New Delhi, Sept. 5: When children want to be Prime Minister, Narendra Modi is safe.
One of the most striking questions at today’s Q&A that followed Modi’s Teachers’ Day speech elicited an equally revealing answer.
“How can I become the PM?” a schoolboy from Imphal asked over a video link.
“Wait for 2024,” the Prime Minister replied, no doubt mindful of the eligibility age of 25. “That means there is no danger to me until then.”
Jokes apart, Modi has often said he would need 10 years to transform India, indicating his confidence about winning in 2019. By 2024 he will be 74, though, just a year short of what he seems to consider the retirement age, at least for others in the BJP.
He continued in the half- serious, half-jocular vein, telling the boy: “India’s democracy is shaped in such a way that if you win over people’s love and belief, any child can reach this position. When you take oath of office as the PM, please invite me to your swearing-in.”
However, if the new demographic constituency the Prime Minister reached out to today could theoretically throw up rivals by 2024, it might also provide voters in 2019.
Modi is keenly aware that some of the first-time voters who backed him last summer, seduced by a social media campaign portraying him as an economic saviour, might become disillusioned by 2019, a BJP source said.
“So, we need to tap into newer pockets to add to our critical mass,” the source said.
Other sources mentioned another objective: the Sangh-BJP’s long-term agenda to demolish whatever remains of the Nehruvian legacy, in style or substance.
One enduring aspect of Jawaharlal Nehru’s public image is the ease with which he charmed children, earning himself the sobriquet of “Chacha Nehru”. Modi wants to appropriate that space as India’s new uncle.
The wide ambit and coverage that marked today’s event — with schoolchildren linked from Port Blair to Leh, Bhuj to Tinsukia — was aimed at helping Modi spread his appeal, till now confined largely to the county’s north and west.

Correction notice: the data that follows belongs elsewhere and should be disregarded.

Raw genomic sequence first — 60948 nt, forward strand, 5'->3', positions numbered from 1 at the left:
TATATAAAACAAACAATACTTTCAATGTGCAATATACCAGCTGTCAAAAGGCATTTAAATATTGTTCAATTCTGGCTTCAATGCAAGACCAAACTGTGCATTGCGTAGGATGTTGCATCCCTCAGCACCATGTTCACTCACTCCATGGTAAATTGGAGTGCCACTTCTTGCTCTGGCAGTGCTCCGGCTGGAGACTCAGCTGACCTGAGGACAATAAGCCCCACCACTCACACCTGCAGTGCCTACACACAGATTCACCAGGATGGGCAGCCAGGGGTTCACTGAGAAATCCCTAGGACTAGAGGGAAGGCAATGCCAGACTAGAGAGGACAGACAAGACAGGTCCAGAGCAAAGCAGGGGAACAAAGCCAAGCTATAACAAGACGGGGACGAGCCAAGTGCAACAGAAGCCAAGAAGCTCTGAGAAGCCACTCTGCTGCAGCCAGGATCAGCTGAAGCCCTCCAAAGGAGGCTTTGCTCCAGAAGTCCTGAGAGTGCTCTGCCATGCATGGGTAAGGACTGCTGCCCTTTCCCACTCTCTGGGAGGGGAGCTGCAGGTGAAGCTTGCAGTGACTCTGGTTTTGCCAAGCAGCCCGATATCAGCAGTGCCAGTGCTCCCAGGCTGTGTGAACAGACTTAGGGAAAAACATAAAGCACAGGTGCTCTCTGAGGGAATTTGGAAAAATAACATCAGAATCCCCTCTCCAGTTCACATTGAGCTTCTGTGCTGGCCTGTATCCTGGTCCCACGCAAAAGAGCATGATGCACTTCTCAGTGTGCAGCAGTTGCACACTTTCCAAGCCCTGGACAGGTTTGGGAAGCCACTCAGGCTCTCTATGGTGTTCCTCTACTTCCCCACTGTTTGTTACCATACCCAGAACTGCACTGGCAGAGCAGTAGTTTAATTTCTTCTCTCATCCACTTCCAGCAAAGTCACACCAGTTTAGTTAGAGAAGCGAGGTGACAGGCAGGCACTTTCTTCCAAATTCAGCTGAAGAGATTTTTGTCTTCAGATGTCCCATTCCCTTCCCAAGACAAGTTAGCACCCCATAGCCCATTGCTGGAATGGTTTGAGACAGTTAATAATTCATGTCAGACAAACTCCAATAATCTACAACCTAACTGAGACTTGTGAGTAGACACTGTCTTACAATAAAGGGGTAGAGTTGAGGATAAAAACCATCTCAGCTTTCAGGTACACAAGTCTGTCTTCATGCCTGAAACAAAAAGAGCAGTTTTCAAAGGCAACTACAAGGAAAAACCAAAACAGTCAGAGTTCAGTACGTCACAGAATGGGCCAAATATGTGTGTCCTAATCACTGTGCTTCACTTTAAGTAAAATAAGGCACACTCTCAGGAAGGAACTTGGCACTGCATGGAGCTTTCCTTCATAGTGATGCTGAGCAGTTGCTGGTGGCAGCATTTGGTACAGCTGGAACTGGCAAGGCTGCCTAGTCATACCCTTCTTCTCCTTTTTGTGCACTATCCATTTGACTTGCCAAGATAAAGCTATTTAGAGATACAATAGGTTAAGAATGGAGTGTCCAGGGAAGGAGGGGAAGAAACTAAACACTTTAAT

Students apart, Modi sees the teachers as a potentially dedicated vote bank. His speech reflected this.
“Ask an eminent person in the world to name the two individuals who moulded his or her life, the answer would be ‘my mother’ and ‘my teacher’. Once upon a time, teachers were revered. The village ‘Masterji’ was deified. Things changed slowly,” Modi said.
Later, to a student’s query, he said: “I used to give lectures in schools in the days when I had little work to do. I asked teachers, ‘How many students have you taught?’ Somebody would say ‘500 or 600’. I would ask, ‘Are they married?’ The answer would be, ‘Yes’.”
He continued: “My next question was, ‘How many marriages did you attend?’ The answer would be ‘One’ or ‘Two’. This was unfortunate because a teacher should never be alienated from his students to the extent that he is not called to their marriages.”
Did the Prime Minister see himself as a headmaster, a Delhi student asked. The answer meandered through anecdotes from Modi’s childhood before he came to the point.
“When I was young, I was asked to speak at a Rotary Club. My bio-data was sought,” he said.
“In my bio-data I wrote, ‘Our shastras say, who am I? Nobody knows who he is because one is looking for answers. I have not been able to recognise who I am.’ They read my bio-data out verbatim. Yes, I’m a taskmaster. I work a lot myself; I expect others to be diligent too. I’m not relaxed and I’m very disciplined.”